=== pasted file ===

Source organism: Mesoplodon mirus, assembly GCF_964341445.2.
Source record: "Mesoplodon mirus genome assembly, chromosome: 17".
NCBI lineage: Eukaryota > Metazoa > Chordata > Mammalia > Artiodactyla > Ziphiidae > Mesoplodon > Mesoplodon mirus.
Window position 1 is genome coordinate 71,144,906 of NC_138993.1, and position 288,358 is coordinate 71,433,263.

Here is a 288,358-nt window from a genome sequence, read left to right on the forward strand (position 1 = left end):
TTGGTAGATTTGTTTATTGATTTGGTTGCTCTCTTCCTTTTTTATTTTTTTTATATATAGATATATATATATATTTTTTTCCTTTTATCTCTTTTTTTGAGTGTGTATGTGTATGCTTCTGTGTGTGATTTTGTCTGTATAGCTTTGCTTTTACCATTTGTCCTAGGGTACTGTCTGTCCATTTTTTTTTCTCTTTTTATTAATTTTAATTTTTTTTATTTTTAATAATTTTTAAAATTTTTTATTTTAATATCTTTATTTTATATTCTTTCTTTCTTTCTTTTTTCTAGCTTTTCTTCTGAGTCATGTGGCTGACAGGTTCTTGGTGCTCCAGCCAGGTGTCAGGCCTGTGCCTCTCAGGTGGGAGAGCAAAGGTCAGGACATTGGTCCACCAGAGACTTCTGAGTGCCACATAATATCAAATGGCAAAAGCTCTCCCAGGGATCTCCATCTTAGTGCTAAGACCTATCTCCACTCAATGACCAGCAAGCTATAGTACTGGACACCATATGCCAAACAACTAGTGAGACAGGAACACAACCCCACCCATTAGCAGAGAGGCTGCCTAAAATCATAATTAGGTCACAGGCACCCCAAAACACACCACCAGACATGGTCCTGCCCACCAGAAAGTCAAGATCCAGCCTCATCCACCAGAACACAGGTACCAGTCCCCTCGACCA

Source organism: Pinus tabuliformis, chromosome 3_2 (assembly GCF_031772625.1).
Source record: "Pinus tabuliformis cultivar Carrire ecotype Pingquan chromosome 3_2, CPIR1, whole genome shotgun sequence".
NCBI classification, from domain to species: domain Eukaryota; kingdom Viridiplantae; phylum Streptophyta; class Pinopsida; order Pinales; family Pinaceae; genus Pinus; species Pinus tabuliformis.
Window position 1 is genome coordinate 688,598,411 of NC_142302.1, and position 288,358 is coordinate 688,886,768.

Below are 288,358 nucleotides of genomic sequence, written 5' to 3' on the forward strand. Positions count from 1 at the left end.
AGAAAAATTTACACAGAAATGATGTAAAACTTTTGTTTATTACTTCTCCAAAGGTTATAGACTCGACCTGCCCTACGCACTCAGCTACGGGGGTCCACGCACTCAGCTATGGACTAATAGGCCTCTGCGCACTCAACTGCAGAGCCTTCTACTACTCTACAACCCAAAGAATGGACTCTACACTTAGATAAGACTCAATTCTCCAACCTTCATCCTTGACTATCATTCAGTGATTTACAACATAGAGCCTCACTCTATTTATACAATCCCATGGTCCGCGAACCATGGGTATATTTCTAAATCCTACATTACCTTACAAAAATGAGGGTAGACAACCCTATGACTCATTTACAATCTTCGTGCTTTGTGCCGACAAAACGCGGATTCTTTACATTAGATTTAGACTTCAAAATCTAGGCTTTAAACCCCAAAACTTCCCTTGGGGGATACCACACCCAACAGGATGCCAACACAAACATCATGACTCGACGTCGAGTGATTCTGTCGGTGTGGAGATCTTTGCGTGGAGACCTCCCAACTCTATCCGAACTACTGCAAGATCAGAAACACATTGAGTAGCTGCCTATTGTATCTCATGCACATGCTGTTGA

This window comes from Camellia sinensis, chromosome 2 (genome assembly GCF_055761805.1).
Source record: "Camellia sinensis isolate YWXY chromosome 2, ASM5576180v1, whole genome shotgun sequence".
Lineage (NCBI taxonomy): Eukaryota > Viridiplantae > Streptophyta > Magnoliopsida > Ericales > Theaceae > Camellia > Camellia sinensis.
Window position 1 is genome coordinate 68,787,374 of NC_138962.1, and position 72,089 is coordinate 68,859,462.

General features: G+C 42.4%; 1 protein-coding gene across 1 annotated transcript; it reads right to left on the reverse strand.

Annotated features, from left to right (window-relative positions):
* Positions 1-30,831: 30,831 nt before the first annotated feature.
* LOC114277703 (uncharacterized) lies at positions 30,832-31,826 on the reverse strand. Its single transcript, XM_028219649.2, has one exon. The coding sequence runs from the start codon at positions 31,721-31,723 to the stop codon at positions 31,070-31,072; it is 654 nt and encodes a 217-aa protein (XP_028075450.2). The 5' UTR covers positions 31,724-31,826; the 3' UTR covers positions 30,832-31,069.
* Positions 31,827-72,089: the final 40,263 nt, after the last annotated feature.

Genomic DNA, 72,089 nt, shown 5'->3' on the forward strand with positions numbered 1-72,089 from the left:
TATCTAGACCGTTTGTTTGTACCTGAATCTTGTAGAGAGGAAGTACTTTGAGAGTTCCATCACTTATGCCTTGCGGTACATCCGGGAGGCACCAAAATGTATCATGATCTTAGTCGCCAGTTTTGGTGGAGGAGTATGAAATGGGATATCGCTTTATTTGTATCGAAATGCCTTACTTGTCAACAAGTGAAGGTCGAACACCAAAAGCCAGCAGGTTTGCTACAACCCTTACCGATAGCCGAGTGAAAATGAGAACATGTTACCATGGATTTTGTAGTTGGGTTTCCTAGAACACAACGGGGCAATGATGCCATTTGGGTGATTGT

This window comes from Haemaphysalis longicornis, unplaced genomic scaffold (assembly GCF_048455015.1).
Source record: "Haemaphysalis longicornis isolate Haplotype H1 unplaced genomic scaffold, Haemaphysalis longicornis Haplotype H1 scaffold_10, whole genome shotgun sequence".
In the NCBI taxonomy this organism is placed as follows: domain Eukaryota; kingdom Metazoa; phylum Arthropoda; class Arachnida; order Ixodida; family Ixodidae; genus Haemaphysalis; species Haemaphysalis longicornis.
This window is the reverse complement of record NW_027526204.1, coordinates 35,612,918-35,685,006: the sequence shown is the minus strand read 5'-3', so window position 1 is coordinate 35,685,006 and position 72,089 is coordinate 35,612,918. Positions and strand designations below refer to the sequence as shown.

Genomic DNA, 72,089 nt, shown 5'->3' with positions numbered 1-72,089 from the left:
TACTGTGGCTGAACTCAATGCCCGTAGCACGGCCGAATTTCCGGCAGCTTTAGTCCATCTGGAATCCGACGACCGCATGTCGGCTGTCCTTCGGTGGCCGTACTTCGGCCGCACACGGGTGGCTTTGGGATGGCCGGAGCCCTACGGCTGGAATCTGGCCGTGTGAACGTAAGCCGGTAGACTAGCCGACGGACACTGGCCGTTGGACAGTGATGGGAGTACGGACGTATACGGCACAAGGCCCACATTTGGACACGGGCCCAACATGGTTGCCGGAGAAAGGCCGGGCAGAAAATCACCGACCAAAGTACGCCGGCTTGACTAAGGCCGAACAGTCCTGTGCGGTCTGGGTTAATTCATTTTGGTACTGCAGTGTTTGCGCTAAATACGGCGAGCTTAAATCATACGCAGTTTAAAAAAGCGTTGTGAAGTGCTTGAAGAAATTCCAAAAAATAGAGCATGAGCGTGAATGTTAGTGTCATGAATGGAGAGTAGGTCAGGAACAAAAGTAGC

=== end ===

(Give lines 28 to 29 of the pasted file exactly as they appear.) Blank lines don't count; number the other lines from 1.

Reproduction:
Genomic DNA, 72,089 nt, shown 5'->3' with positions numbered 1-72,089 from the left:
TACTGTGGCTGAACTCAATGCCCGTAGCACGGCCGAATTTCCGGCAGCTTTAGTCCATCTGGAATCCGACGACCGCATGTCGGCTGTCCTTCGGTGGCCGTACTTCGGCCGCACACGGGTGGCTTTGGGATGGCCGGAGCCCTACGGCTGGAATCTGGCCGTGTGAACGTAAGCCGGTAGACTAGCCGACGGACACTGGCCGTTGGACAGTGATGGGAGTACGGACGTATACGGCACAAGGCCCACATTTGGACACGGGCCCAACATGGTTGCCGGAGAAAGGCCGGGCAGAAAATCACCGACCAAAGTACGCCGGCTTGACTAAGGCCGAACAGTCCTGTGCGGTCTGGGTTAATTCATTTTGGTACTGCAGTGTTTGCGCTAAATACGGCGAGCTTAAATCATACGCAGTTTAAAAAAGCGTTGTGAAGTGCTTGAAGAAATTCCAAAAAATAGAGCATGAGCGTGAATGTTAGTGTCATGAATGGAGAGTAGGTCAGGAACAAAAGTAGC